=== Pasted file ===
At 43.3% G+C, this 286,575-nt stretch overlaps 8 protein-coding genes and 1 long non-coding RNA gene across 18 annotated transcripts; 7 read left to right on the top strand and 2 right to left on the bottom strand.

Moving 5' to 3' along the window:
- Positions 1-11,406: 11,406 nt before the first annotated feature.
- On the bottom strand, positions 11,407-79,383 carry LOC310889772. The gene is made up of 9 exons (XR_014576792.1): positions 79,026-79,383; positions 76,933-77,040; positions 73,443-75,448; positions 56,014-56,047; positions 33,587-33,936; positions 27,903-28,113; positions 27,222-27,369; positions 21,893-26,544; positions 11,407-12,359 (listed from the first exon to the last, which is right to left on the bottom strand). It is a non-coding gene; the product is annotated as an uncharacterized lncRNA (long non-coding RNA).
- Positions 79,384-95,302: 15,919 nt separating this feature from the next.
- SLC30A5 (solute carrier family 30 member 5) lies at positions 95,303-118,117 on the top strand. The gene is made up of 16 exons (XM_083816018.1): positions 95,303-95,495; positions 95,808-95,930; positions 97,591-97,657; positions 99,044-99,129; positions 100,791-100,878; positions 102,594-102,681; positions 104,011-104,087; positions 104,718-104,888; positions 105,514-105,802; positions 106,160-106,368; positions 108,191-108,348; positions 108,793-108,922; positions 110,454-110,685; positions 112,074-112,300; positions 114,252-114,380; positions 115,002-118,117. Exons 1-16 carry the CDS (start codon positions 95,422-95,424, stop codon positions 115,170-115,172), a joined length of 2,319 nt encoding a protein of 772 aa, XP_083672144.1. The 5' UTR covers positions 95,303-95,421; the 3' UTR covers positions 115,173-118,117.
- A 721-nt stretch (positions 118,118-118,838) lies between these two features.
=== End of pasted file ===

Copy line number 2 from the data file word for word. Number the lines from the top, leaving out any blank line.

Moving 5' to 3' along the window: